Clare of Assisi was born in 1193 as Chiara di Favarone di Offreduccio, the daughter of the knight Favarone di Offreduccio and his wife Ortolana and belonged to one of the most important noble families in Assisi.
However, during her youth, she got extremely fascinated by St Francis. When Chiara was 18 years old, she renounced marriage and a life of wealth and social prestige, fled to the monastery of the Franciscan brothers just outside Assisi in 1212, and became a nun. She became the first female companion of St Francis and lived as ascetically as him. After the death of St Francis, she became the heart of Franciscan spirituality. Below we share some of the most interesting facts about St Clare of Assisi and what made her unique.
Clare of Assisi was the first woman in the history of the church to write a rule of order. A contemplative nun who, for more than thirty years, successfully resisted popes and cardinals in a matter of the heart, yet retained their respect and admiration.
She was a spiritual leader who advised St. Agnes of Prague via four handwritten letters, an abbess who at her death led about sixty monasteries, which she had never visited. On 26 September 1255, Clare was canonized by Pope Alexander IV and her feast day was inserted in the General Roman Calendar for celebration on 12 August, one day after her death, as 11 August was already assigned to two 3rd-century Roman martyrs, Saints Tiburtius and Susanna.
Francis – Her Influence
Deeply influenced by Francis of Assisi, Clare refused to marry as her parents wished, and instead fled to the Porziuncola chapel near Assisi. Francis received her vows on 18 March 1212 and consequently began the St. Francis Second Order.
Clare was joined by many, including her mother and her sister St. Agnes of Assisi. The “Poor Clares” were soon housed in the church and convent of San Damiano in the vicinity of Assisi where she became Abbess in 1216. Clare’s great interest was obtaining a Rule that reflected the spirit of Francis to replace the Benedictine Rule that Cardinal Ugolino (later Pope Gregory IX) had adapted for his order.
In addition to its “privilege of perfect poverty”, which prohibits property ownership even by society, Clare’s Order is known for its apostolic aim. She considered its penitential prayer life to be a spiritually revitalizing force for the church and society.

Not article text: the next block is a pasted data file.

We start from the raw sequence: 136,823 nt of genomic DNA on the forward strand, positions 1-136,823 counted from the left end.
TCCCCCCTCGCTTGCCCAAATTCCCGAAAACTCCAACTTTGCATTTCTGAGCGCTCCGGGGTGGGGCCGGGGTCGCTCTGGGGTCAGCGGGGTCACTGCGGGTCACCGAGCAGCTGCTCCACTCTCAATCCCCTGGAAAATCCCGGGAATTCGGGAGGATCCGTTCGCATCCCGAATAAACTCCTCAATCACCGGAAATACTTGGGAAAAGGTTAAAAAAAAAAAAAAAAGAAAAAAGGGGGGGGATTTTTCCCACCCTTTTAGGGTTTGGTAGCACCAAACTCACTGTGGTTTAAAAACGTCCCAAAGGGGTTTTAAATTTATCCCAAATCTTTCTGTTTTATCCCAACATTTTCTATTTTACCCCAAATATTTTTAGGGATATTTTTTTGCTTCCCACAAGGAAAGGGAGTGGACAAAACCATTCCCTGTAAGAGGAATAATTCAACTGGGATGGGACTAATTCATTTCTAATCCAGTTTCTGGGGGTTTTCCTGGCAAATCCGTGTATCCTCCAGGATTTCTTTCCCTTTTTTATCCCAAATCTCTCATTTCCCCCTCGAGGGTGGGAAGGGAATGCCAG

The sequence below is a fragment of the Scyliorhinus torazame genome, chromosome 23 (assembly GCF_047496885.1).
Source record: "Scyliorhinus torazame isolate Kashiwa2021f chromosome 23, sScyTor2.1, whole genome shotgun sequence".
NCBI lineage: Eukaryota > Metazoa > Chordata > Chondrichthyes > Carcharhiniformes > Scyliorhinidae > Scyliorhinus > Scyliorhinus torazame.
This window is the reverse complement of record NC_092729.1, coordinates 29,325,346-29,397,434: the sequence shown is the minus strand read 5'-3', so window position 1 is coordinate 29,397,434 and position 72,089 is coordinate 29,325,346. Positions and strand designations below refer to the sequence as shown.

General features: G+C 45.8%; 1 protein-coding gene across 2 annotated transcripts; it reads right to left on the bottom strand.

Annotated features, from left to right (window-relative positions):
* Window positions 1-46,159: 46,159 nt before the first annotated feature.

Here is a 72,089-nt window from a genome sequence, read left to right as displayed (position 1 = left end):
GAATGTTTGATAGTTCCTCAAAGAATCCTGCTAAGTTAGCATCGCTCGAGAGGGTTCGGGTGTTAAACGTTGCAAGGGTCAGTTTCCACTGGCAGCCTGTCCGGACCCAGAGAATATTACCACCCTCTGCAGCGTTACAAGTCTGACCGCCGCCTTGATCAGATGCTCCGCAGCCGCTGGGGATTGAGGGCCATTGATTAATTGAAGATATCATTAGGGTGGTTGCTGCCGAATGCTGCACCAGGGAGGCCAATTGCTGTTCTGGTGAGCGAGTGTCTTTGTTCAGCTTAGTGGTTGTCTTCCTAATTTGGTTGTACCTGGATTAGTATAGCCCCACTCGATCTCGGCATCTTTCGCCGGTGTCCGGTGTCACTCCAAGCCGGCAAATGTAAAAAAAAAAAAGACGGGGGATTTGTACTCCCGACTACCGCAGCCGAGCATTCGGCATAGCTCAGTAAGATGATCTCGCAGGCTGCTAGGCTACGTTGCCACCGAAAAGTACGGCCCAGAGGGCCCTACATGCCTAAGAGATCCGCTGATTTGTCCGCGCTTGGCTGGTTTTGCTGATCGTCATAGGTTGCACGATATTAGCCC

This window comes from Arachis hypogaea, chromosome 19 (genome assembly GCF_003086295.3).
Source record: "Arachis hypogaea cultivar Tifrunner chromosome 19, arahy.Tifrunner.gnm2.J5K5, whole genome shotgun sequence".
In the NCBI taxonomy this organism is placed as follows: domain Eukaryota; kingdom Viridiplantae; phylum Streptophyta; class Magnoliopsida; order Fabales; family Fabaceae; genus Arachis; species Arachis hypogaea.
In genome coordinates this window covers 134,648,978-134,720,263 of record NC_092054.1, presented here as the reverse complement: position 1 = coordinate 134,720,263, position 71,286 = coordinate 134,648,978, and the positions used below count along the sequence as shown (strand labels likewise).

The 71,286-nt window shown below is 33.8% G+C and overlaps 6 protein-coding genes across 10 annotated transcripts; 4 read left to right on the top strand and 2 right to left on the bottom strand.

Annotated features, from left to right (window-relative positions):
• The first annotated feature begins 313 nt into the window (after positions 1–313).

This view was shared by the popes and by the grateful citizens of Assisi, who credited Clare twice with saving their city from destruction. On the first occasion, Clare caused the abbot to raise the Host at the refectory window, whereupon the Moorish allies of the Holy Roman Emperor Frederick II, fell back while storming the walls.
On the second occasion, when a larger force led by General Vitale d’Aversa besieged Assisi, Clare and her nuns prayed fervently for Assisi, and a great storm dispersed the attackers. She was credited with second miracles in life and after death. In 1958, Pope Pius XII declared her Patron Saint of television, referring to a time when she was too sick to attend the Christmas midnight mass in the Basilica of San Francesco and she had reportedly been able to miraculously see and hear it on the wall of her room.
Life of Prayer
Clare lived a hidden life with her sisters in the closed and strict San Damiano convent. She lived a life of prayer, penance, and service for the sake of the world. She had a strong spirit but had a weak body due to penance and fasting which led to her becoming ill.
Clare could recognize the sacredness in every person and the will to take care of the sick and weak. Her feminine virtues of motherhood, care, and purity were described as the most typical qualities but she also possessed enormous power and courage as for more than thirty years, she resisted the advances of popes and cardinals while still gaining their respect.
Clare died on 11 August 1253. Pope Innocent IV who happened to be staying in his palace at the friars’ monastery in Assisi, officiated the funeral. He knew her very well and was convinced of her sanctity. After her death, Clare was described as exemplary and moral, her care and purity but also patience, humility, kindness, generosity, devotion, and restraint were particularly highlighted. Her great aversion to riches is especially praised, as she could never be persuaded to want anything of her own or to accept possessions, either for herself or for the convent.